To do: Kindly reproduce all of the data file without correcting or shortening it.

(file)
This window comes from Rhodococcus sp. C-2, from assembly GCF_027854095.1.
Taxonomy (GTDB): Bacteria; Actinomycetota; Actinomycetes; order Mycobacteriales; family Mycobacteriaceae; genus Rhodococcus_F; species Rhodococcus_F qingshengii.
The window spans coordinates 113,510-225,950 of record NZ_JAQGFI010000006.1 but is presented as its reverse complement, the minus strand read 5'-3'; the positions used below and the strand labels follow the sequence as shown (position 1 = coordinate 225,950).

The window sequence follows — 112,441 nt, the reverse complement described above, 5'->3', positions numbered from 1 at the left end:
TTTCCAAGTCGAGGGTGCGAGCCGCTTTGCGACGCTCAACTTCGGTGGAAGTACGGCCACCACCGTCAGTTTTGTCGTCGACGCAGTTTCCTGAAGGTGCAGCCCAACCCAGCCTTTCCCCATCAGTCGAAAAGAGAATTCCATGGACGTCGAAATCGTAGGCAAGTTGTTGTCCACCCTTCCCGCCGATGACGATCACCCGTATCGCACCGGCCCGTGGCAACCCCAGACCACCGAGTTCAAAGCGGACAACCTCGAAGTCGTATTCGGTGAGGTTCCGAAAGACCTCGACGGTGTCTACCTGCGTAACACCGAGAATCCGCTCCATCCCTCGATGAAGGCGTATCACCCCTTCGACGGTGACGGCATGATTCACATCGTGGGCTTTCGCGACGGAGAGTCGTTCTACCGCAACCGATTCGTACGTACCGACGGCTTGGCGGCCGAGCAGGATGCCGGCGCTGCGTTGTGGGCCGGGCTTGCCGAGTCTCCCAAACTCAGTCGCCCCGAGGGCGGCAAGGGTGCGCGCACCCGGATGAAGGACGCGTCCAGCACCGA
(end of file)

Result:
This window comes from Rhodococcus sp. C-2, from assembly GCF_027854095.1.
Taxonomy (GTDB): Bacteria; Actinomycetota; Actinomycetes; order Mycobacteriales; family Mycobacteriaceae; genus Rhodococcus_F; species Rhodococcus_F qingshengii.
The window spans coordinates 113,510-225,950 of record NZ_JAQGFI010000006.1 but is presented as its reverse complement, the minus strand read 5'-3'; the positions used below and the strand labels follow the sequence as shown (position 1 = coordinate 225,950).

The window sequence follows — 112,441 nt, the reverse complement described above, 5'->3', positions numbered from 1 at the left end:
TTTCCAAGTCGAGGGTGCGAGCCGCTTTGCGACGCTCAACTTCGGTGGAAGTACGGCCACCACCGTCAGTTTTGTCGTCGACGCAGTTTCCTGAAGGTGCAGCCCAACCCAGCCTTTCCCCATCAGTCGAAAAGAGAATTCCATGGACGTCGAAATCGTAGGCAAGTTGTTGTCCACCCTTCCCGCCGATGACGATCACCCGTATCGCACCGGCCCGTGGCAACCCCAGACCACCGAGTTCAAAGCGGACAACCTCGAAGTCGTATTCGGTGAGGTTCCGAAAGACCTCGACGGTGTCTACCTGCGTAACACCGAGAATCCGCTCCATCCCTCGATGAAGGCGTATCACCCCTTCGACGGTGACGGCATGATTCACATCGTGGGCTTTCGCGACGGAGAGTCGTTCTACCGCAACCGATTCGTACGTACCGACGGCTTGGCGGCCGAGCAGGATGCCGGCGCTGCGTTGTGGGCCGGGCTTGCCGAGTCTCCCAAACTCAGTCGCCCCGAGGGCGGCAAGGGTGCGCGCACCCGGATGAAGGACGCGTCCAGCACCGA